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Jethro Tull: A Passion Play: An Extended Performance (Chrysalis)

Jul. 27, 2014
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Among the score or more of wildly creative rock bands to emerge from Britain in the late ‘60s, Jethro Tull was among the most diverse in direction. Early albums included blues and proto-heavy metal, jazz, British folk and the brain-searing distortions of psychedelia. And then, in the early ‘70s, Tull began to Think Big with sprawling concept albums.

The lavish four-disc reissue of A Passion Play (1973) includes an extensive 80-page book with comments from band members. Even composer-front man Ian Anderson is willing to concede that some of his opus on the afterlife fell a bit short. I sort of knew that at age 14, when I purchased the original gatefold LP and poured over its contents as if it was a canonical text: even then, I felt that the parts didn’t entirely hold together.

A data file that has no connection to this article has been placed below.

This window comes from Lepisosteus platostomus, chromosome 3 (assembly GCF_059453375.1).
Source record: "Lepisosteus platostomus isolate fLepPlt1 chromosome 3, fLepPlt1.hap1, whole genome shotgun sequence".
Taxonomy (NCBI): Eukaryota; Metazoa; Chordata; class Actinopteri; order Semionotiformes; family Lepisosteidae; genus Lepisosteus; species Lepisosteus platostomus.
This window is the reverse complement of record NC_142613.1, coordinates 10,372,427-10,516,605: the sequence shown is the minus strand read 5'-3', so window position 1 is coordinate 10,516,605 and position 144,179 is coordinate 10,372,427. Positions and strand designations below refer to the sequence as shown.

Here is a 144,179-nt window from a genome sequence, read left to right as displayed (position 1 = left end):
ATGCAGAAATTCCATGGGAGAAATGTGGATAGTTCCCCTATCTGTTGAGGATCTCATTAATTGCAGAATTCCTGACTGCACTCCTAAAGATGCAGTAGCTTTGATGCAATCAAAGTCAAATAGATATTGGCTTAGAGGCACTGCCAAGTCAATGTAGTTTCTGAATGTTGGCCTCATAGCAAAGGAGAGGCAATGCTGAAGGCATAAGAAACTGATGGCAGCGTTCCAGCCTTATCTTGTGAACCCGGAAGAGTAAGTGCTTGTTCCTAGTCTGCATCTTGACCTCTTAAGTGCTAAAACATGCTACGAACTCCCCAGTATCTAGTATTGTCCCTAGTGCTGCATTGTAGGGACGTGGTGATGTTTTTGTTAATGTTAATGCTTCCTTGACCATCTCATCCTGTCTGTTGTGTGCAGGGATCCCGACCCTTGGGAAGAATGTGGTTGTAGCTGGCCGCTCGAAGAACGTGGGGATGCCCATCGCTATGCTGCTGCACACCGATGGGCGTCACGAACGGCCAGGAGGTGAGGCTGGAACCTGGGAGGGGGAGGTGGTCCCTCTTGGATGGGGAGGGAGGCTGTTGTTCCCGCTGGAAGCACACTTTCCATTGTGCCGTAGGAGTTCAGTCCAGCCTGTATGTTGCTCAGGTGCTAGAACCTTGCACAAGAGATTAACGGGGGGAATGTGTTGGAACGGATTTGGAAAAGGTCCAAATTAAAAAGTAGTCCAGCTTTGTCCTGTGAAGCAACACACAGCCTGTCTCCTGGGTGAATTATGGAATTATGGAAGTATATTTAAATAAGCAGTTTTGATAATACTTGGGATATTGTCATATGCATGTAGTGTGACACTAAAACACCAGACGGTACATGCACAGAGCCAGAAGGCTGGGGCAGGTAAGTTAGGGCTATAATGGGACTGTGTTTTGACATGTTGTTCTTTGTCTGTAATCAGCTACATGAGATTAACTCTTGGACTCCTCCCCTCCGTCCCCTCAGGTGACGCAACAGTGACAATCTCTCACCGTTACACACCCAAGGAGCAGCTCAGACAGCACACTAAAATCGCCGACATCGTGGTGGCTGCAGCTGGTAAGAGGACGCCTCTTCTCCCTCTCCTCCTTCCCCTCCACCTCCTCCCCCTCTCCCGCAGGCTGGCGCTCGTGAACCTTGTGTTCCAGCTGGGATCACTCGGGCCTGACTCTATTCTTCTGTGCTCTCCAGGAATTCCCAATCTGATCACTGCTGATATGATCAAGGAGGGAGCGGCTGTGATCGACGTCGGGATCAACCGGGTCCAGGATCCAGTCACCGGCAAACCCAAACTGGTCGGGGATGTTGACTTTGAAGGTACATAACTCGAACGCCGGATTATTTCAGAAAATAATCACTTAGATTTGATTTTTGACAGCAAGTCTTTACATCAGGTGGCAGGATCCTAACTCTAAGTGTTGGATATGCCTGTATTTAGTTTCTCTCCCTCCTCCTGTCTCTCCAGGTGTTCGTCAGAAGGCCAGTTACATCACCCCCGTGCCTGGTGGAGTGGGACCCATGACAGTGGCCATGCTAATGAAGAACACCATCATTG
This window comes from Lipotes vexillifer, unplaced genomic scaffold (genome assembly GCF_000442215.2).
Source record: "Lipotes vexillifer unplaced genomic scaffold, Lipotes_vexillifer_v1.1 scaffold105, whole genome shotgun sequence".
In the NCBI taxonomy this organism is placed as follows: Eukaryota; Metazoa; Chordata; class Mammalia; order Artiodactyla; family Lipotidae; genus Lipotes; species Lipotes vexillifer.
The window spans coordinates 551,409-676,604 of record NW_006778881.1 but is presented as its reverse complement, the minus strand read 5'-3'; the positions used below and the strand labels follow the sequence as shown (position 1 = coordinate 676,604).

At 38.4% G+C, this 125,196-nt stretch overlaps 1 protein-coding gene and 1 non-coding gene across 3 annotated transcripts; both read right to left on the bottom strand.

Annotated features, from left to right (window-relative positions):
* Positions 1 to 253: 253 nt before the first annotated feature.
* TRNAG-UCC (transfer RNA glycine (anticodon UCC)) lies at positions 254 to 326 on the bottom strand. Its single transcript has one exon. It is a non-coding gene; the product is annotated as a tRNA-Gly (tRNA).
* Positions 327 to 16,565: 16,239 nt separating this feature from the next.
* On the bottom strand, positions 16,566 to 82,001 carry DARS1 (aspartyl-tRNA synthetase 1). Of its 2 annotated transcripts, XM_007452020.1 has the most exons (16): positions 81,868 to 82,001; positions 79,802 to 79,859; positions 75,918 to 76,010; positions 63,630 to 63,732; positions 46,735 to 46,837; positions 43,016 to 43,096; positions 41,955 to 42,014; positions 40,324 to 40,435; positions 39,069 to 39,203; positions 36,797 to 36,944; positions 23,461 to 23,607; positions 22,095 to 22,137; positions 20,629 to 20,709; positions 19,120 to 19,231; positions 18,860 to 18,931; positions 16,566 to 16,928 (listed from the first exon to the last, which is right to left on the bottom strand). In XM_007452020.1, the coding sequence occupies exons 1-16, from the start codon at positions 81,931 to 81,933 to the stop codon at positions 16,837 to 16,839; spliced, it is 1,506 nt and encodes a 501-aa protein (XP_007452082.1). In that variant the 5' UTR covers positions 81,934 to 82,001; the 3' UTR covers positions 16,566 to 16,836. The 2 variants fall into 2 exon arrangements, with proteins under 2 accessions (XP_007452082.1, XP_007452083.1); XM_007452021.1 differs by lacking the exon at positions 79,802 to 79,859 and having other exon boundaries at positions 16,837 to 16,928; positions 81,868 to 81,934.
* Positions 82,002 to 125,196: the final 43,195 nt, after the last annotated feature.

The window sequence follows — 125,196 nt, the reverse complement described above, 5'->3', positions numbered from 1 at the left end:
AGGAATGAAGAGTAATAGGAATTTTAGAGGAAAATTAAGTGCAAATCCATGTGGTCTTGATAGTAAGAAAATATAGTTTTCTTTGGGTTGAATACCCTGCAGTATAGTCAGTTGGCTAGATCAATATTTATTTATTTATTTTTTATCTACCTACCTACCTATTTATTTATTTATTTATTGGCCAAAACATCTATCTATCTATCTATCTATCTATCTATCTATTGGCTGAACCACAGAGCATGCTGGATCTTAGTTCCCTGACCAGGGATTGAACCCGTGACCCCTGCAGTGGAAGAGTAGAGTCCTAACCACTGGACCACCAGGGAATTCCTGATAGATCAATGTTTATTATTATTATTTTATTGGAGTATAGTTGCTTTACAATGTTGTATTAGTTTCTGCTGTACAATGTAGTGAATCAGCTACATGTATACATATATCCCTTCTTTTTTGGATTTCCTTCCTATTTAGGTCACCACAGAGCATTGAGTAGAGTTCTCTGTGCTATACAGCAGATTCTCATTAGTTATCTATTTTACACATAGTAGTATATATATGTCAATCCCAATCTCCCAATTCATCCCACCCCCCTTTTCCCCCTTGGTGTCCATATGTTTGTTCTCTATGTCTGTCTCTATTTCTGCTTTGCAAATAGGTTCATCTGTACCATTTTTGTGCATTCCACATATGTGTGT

And yet, all is not lost with A Passion Play. Some sections still sound like a good example of progressive rock, some of the lyrics are clever and meaningful—but then, there are segments that sag or refuse to flow. The second disc is comprised of previously unreleased material from the first stab at conceiving A Passion Play and includes some interesting tracks, including an early attempt at one of Tull’s best songs, “Skating Away on the Thin Ice of a New Day.” The Dolby digital remixes on discs three and four are of interest only to ardent audiophiles.

A Passion Play’s place in the chronicle of Jethro Tull? Let’s just say that most fans were relieved when Anderson returned to writing succinct songs on Tull’s next album, War Child (1974).


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